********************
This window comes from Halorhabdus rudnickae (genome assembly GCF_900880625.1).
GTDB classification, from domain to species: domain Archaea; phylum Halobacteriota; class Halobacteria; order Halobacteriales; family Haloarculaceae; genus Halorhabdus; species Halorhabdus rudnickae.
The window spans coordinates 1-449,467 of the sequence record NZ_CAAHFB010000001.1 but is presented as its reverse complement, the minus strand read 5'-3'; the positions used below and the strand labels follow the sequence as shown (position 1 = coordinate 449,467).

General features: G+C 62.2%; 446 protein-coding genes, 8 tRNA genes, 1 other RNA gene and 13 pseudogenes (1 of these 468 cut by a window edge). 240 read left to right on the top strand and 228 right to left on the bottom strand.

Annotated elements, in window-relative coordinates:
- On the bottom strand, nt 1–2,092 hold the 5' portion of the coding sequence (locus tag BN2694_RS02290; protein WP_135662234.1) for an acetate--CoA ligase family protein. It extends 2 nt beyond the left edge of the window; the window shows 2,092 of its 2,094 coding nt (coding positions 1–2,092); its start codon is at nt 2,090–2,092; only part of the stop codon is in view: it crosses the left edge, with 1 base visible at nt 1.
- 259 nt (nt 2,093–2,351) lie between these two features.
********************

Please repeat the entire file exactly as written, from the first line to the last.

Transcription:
This window comes from Halorhabdus rudnickae (genome assembly GCF_900880625.1).
GTDB classification, from domain to species: domain Archaea; phylum Halobacteriota; class Halobacteria; order Halobacteriales; family Haloarculaceae; genus Halorhabdus; species Halorhabdus rudnickae.
The window spans coordinates 1-449,467 of the sequence record NZ_CAAHFB010000001.1 but is presented as its reverse complement, the minus strand read 5'-3'; the positions used below and the strand labels follow the sequence as shown (position 1 = coordinate 449,467).

General features: G+C 62.2%; 446 protein-coding genes, 8 tRNA genes, 1 other RNA gene and 13 pseudogenes (1 of these 468 cut by a window edge). 240 read left to right on the top strand and 228 right to left on the bottom strand.

Annotated elements, in window-relative coordinates:
- On the bottom strand, nt 1–2,092 hold the 5' portion of the coding sequence (locus tag BN2694_RS02290; protein WP_135662234.1) for an acetate--CoA ligase family protein. It extends 2 nt beyond the left edge of the window; the window shows 2,092 of its 2,094 coding nt (coding positions 1–2,092); its start codon is at nt 2,090–2,092; only part of the stop codon is in view: it crosses the left edge, with 1 base visible at nt 1.
- 259 nt (nt 2,093–2,351) lie between these two features.